The river, Yarlung Tsangpo, becomes the Siang in Arunachal Pradesh and the Brahmaputra in Assam. (Photo: Twitter)
During the meeting, Xi “called for efforts to improve the country’s ability to safeguard against natural disasters, and fully launch the planning and construction of the Sichuan-Tibet railway".
The Party’s general secretary promised “to protect people’s lives and property and national security.”
Six days later, Xinhua reported the formation of a new lake on the Yarlung Tsangpo, not far from the Great Bend of the river, north of Arunachal Pradesh.
“A barrier lake has formed after a landslide struck a section of the Brahmaputra Valley near Pe Village of Mainling County,” said The Telegraph.
China’s water resources ministry immediately informed Delhi of the seriousness of the situation; emergency bells rang downstream, particularly in the Upper Siang district.
All this raises serious issues for India …and for China.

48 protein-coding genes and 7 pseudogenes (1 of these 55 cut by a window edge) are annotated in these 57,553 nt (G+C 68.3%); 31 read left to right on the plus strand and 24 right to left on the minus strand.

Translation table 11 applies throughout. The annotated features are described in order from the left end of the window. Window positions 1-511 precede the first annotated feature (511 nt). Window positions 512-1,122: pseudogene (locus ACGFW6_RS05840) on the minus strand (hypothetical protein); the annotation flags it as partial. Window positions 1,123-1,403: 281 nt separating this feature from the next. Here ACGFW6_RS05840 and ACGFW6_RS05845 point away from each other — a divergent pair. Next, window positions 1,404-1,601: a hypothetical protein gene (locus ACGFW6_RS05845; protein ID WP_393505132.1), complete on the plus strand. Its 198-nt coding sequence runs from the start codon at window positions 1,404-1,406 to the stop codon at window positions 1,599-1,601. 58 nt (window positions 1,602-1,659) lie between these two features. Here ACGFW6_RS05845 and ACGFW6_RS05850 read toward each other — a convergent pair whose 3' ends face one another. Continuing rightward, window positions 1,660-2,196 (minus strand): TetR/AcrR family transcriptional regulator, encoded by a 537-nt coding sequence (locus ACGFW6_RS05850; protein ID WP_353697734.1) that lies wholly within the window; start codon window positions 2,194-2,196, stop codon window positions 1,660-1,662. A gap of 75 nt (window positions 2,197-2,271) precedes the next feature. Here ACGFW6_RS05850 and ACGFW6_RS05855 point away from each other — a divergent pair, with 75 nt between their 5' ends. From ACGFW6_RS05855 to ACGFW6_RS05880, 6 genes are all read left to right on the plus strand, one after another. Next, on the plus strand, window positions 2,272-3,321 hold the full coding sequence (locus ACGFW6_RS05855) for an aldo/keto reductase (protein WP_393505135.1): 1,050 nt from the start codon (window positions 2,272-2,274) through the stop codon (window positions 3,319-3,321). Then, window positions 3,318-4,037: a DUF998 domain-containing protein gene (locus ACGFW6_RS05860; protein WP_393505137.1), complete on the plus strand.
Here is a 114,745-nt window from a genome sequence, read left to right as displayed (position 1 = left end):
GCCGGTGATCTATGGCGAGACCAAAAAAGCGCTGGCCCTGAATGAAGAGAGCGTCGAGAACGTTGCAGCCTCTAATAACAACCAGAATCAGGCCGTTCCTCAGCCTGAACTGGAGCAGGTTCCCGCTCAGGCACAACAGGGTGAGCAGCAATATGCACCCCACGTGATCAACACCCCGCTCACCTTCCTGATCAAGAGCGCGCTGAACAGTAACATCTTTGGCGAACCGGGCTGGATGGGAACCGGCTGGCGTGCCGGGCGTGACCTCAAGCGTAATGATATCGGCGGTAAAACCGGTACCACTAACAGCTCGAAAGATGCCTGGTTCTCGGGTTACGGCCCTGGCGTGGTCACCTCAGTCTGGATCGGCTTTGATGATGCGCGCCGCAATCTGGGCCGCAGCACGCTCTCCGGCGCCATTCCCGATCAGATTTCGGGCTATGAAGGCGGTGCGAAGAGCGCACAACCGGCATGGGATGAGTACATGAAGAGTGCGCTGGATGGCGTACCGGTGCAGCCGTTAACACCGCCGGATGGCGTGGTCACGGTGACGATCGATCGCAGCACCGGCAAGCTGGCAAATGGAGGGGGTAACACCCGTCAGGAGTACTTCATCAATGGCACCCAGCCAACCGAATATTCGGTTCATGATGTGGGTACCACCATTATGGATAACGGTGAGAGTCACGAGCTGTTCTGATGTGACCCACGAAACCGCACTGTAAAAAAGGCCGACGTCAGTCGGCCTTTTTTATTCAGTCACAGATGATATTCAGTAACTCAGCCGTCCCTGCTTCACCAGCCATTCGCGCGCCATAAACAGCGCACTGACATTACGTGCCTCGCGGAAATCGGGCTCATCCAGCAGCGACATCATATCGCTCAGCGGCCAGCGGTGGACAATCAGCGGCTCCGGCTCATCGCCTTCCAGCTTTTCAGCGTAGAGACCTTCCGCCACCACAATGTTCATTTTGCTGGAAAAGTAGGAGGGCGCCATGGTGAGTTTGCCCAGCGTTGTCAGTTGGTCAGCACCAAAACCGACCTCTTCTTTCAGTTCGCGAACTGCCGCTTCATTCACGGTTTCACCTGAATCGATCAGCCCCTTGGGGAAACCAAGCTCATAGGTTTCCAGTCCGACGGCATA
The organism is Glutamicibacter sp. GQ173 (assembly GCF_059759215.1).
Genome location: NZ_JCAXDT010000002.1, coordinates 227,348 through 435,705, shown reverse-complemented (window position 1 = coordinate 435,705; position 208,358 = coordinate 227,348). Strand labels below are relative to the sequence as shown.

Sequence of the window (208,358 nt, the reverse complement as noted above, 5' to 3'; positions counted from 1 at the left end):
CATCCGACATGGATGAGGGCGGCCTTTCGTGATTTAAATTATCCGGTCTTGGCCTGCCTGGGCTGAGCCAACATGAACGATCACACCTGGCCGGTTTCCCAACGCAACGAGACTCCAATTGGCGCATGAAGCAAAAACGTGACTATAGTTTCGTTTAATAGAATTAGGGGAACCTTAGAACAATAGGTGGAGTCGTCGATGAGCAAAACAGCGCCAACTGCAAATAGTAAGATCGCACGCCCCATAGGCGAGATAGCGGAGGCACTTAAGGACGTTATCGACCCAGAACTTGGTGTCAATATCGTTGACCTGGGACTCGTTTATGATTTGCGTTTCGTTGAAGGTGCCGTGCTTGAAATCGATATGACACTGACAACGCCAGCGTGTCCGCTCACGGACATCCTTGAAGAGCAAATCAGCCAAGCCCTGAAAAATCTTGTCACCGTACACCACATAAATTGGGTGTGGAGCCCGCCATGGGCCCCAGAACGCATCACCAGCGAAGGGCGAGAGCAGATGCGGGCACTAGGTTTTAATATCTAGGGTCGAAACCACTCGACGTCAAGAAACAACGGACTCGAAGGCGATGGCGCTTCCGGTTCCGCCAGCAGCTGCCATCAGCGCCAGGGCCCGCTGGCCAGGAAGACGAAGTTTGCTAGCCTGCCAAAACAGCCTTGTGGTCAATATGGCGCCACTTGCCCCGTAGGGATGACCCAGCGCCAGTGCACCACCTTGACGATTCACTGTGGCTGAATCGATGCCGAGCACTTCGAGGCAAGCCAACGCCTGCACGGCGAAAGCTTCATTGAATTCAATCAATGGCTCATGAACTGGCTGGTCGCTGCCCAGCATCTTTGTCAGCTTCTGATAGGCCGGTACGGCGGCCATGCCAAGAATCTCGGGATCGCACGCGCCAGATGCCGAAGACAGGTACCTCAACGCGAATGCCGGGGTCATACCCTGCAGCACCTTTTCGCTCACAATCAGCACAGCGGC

The evacuation of more than 10,000 people in SW China's Tibet Autonomous Region is underway following a landslide that blocked a major river in the region, local authorities said on Thursday. pic.twitter.com/fGxHK54WTb— People's Daily,China (@PDChina) October 18, 2018
During the meeting chaired by the Chinese president to discuss the SichuanTibet railway, Xi spoke of “profound significance for the country's long-term stability and the development of Tibet.”
Three members of the all-powerful Politburo’s Standing Committee were in attendance: Premier Li Keqiang, Wang Huning and Vice-Premier Han Zheng.
Xinhua commented that China was one of the most disaster-prone countries in the world. “…But its overall capability to respond to such extreme conditions is still relatively weak, and more should be done.”